Sexually Transmitted Diseases in High School Students

Study Design

This study of sexually transmitted diseases (STDs) among adolescents will entail the use of a quasi-experimental design. This type of research design was chosen because the objective of the study is to identify the causal implications of the proposed intervention. It may be recalled that the purpose of the study is to determine whether an early intervention program comprised of an after-school sex education class could help lower the incidences of premarital sex, teenage pregnancy, and STDs among adolescents in the United States (Trejos-Castillo, Treviño-Schafer, Brice, & McPherson, 2011). The proposed research design differs from the traditional experimental design and incorporates the use of a treatment (control) group that will be the basis of determining the effectiveness of the proposed intervention. Since quasi-experiments are considered to be natural experiments, a conclusion derived from a single experiment can be applied to other subjects and settings, thereby allowing for greater generalization.

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Setting and Sample

To facilitate the course of this study, two high schools from Miami-Dade County will be asked to participate. The schools will be randomly selected by means of the fishbowl technique (Better Evaluation, n.d.). Students from the two selected institutions will be assigned to either the experimental group or the control group. Students from each group will be requested to complete the “Illustrative Questionnaire for Interview-Surveys with Young People” created by John Cleland and made available to the public by the World Health Organization. This survey will help determine the knowledge and behavior of the students regarding sex and reproductive health prior to the intervention (Harden, 2014). The results of the preliminary test will be compared with results of the same test administered after the intervention program has been completed.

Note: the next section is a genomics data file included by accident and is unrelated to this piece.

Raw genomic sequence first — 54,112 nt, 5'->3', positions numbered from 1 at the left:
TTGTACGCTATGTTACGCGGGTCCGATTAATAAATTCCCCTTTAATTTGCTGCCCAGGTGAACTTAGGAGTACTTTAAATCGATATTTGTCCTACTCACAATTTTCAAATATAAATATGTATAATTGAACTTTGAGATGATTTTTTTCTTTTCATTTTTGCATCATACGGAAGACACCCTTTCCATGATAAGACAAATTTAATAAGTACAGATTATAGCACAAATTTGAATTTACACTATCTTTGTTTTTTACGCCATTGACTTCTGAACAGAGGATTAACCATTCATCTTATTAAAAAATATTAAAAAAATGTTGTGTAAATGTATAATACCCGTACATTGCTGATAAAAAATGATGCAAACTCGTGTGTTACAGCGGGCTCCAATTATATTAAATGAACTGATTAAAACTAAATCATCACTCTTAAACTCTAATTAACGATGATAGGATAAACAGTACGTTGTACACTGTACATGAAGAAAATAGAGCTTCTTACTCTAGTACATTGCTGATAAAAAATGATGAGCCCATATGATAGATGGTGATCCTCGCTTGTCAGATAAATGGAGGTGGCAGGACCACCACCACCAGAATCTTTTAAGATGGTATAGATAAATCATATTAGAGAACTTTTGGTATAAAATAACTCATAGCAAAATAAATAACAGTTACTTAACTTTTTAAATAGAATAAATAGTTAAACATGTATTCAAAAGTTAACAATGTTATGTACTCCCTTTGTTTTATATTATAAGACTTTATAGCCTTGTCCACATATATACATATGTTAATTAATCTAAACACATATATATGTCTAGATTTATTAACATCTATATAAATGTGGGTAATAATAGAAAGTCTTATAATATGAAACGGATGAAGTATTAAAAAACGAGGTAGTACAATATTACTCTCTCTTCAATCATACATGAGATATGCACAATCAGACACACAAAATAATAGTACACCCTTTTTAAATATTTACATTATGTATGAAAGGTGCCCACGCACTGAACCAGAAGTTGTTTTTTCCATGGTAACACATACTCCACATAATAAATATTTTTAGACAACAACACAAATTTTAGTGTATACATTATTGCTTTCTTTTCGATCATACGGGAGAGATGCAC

The sample population will include diverse groups of children of different ages, genders, religions, and ethnic backgrounds.